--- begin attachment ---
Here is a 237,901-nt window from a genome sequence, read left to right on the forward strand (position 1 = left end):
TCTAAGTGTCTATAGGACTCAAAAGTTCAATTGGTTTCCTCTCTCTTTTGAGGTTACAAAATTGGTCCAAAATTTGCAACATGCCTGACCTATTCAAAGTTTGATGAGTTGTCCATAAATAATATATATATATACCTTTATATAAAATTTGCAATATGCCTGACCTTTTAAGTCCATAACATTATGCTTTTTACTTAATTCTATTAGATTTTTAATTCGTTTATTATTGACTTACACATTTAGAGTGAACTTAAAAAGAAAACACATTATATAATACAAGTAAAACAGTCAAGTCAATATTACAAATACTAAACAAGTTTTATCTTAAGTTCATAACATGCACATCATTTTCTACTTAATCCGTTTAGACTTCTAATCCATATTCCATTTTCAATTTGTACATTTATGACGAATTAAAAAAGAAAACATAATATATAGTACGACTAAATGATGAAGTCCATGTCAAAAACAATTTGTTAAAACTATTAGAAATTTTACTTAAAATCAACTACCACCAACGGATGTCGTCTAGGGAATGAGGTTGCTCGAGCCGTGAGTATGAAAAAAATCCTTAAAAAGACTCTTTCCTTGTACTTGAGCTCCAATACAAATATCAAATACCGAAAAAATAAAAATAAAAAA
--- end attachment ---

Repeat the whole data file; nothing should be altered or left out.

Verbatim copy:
Here is a 237,901-nt window from a genome sequence, read left to right on the forward strand (position 1 = left end):
TCTAAGTGTCTATAGGACTCAAAAGTTCAATTGGTTTCCTCTCTCTTTTGAGGTTACAAAATTGGTCCAAAATTTGCAACATGCCTGACCTATTCAAAGTTTGATGAGTTGTCCATAAATAATATATATATATACCTTTATATAAAATTTGCAATATGCCTGACCTTTTAAGTCCATAACATTATGCTTTTTACTTAATTCTATTAGATTTTTAATTCGTTTATTATTGACTTACACATTTAGAGTGAACTTAAAAAGAAAACACATTATATAATACAAGTAAAACAGTCAAGTCAATATTACAAATACTAAACAAGTTTTATCTTAAGTTCATAACATGCACATCATTTTCTACTTAATCCGTTTAGACTTCTAATCCATATTCCATTTTCAATTTGTACATTTATGACGAATTAAAAAAGAAAACATAATATATAGTACGACTAAATGATGAAGTCCATGTCAAAAACAATTTGTTAAAACTATTAGAAATTTTACTTAAAATCAACTACCACCAACGGATGTCGTCTAGGGAATGAGGTTGCTCGAGCCGTGAGTATGAAAAAAATCCTTAAAAAGACTCTTTCCTTGTACTTGAGCTCCAATACAAATATCAAATACCGAAAAAATAAAAATAAAAAA